Nightmares are just a means of allowing hidden fears and feelings to emerge, but because they emerge in the way they do, they can be extremely difficult to control or mask them.Note the word can be, it does not say they cannot.
Survivors often relive the abuse they suffered in the form of nightmares, and often it can manifest into what seems almost real, in that they "dream" what might have happened, or could have happened, which is often even scarier.
Here are some of the factors that permit nightmares to occur
1. Meeting/seeing someone who resembles your abuser, allowing the memories to creep back.
2. Hearing or reading about another persons story of abuse, which may mirror the abuse you suffered, which then awakes hidden thoughts, fears and feelings for you.
3. Feeling ill, depressed, lonely or sad, often leading to enforced isolation, and the downward spiral continues.
4. Being stressed, including holidays, visits to people's houses, etc.
5. Being humiliated by someone, left feeling powerless, which evokes bad memories for you.
6. Seeing news programmes or tv scenes depicting children being hurt or dying.
Many things on a daily basis can remind you of the past, so one way forward is to talk those fears through, and gradually see that whatever did happen to you, you were in no way to blame.
In order to release that feelings you need to let those feelings of blame move back to their rightful owners, which is the people or person who created them for you, namely your abuser(s)
Although the following sounds easy, it will take time, its not easy, but is possible and in doing so, you will get restful, undisturbed sleep.
To begin with, you should take a look at changing your bedtime routine; this can take many forms, so here are just a few that could work:
1. Changing the physical layout of your room, perhaps moving the bed to somewhere that feels safer, maybe facing the door.
2. If you leave a light on, turn it off, don't read before you sleep, or do if you don't.
3. Turn off the radio if you listen to one, or perhaps leave a radio on to help you rest, and feel safe
4. Instead of surfing the Net, watching TV etc, change the routine, read a book, listen to music, arrange things for tomorrow.
5. Reflect back aloud on the day you had, what went wrong, what could have been done better, and finish off with what you achieved, all this will work to put you in a calmer frame of mind.
6. Take a bath, with music, candles, incense sticks, whatever works for you.
7. Join a session of relaxation classes, and learn how to relax
8. Avoid sleeping in the daytime, sleeping at the wrong time upsets your internal body clock, so get into a routine, and sleep will come to you.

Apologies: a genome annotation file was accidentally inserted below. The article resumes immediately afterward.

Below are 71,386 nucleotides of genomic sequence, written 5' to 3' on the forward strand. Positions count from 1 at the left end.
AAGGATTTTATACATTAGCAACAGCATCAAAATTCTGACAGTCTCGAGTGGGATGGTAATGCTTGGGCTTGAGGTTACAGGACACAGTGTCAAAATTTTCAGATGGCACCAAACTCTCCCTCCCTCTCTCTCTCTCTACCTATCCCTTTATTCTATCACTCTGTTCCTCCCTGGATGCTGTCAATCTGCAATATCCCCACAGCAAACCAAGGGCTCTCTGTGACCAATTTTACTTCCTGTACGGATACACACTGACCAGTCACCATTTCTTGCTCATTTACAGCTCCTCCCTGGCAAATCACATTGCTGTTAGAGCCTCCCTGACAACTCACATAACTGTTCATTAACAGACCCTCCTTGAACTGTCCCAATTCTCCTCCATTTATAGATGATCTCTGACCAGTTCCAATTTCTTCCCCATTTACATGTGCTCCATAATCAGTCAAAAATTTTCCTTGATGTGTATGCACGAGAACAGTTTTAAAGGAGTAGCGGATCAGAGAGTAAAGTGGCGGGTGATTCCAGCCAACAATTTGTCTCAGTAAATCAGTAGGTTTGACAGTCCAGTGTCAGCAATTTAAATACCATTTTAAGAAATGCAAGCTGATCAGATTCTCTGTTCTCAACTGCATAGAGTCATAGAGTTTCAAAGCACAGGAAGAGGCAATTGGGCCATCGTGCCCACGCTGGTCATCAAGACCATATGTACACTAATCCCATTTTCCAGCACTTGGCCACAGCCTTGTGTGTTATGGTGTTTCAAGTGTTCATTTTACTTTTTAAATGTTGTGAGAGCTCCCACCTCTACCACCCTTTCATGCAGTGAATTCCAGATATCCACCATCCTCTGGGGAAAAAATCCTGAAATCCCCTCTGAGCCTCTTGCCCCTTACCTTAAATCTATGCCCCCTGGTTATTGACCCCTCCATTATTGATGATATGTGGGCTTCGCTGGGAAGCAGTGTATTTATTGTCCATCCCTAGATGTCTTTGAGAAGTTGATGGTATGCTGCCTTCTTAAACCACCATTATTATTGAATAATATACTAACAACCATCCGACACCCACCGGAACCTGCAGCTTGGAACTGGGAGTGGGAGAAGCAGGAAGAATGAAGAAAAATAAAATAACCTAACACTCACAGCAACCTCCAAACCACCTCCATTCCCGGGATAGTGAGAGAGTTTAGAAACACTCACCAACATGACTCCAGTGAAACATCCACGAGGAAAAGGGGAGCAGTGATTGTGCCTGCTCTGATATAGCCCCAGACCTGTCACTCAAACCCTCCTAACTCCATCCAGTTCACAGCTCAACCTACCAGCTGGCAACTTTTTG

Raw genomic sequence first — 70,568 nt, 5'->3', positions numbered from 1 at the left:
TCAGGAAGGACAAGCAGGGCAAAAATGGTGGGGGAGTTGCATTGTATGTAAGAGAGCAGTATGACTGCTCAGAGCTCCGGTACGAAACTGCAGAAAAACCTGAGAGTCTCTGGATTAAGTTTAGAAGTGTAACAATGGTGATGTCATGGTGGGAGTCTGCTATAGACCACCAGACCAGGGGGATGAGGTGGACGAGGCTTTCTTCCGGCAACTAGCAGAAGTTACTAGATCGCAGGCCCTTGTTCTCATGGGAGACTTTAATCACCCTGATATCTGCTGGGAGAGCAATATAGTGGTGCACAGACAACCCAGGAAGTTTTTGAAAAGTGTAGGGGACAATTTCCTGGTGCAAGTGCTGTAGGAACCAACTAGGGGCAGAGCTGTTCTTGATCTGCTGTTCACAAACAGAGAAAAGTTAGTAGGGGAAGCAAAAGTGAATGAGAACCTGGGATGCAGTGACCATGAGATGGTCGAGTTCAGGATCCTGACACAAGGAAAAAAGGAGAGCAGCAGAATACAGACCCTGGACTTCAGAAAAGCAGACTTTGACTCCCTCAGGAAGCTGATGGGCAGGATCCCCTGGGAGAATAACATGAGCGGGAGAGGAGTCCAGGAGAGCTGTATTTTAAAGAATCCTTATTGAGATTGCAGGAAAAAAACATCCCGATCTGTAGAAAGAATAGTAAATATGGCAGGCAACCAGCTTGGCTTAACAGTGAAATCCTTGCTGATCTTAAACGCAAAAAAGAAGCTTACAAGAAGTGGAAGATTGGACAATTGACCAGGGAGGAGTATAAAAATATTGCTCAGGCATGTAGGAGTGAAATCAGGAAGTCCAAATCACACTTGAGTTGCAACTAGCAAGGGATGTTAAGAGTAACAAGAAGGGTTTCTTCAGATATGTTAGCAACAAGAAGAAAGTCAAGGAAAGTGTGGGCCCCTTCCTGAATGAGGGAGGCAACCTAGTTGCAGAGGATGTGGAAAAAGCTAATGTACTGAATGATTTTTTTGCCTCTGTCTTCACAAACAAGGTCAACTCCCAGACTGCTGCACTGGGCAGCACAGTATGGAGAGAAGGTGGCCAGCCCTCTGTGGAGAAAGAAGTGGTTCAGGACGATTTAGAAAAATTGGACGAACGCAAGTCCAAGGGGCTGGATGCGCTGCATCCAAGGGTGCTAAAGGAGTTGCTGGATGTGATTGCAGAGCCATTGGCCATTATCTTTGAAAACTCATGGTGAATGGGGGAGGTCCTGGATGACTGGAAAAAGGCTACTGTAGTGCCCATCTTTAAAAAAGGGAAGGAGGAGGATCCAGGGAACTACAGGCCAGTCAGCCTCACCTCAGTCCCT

Above all else, make sure that you have enough sleep every night, otherwise you will feel too tired, physically and emotionally to be of any good to yourself, never mind others.
Learn to trust someone again, allowing them to help you go leave the past behind, and go beyond the destructive feelings that you have
You can kick the past back where it belongs, rest assured this method works, continues to work for survivors, and it can work for you, so re-read it again, making sure you don't skip any of the advice offered, unless you want to that is
Still stuck, try this then ~ Some tips to help you control the dreams that may haunt you
It can help to write down what you've dreamed, (have pen and paper to hand, so you can write it down and get back to sleep again.)
1. Free Writing
Start anywhere and just keep writing whatever comes to mind. Don't censor or edit anything out. It's like free associating onto a piece of paper. Record everything you are thinking and feeling. If you get stuck, simply write "I'm stuck, I'm stuck..." over and over again until a new association comes up. Then keep writing.
Or write down each element of the dream, then write a stream of consciousness for each one. Compare what you wrote for each element of the dream. Look for similarities and patterns. Hold onto these writings - and go back to them later on. Days or weeks later you may see something that you missed the first time around.
2. Free Association
To unpack the various meanings of a dream, take each object, person, situation, etc. and free associate to them, one at a time. What does it remind you of? What comes to mind when you think of that element of the dream? Let your imagination go. Let your attention wander. Come up with as many associations as possible. Do this in your head, or talk out loud. If you let yourself go with this, something will come up - a memory, an idea, a feeling. It may not tell you "The Meaning" to the dream, but it will give you pieces to the puzzle.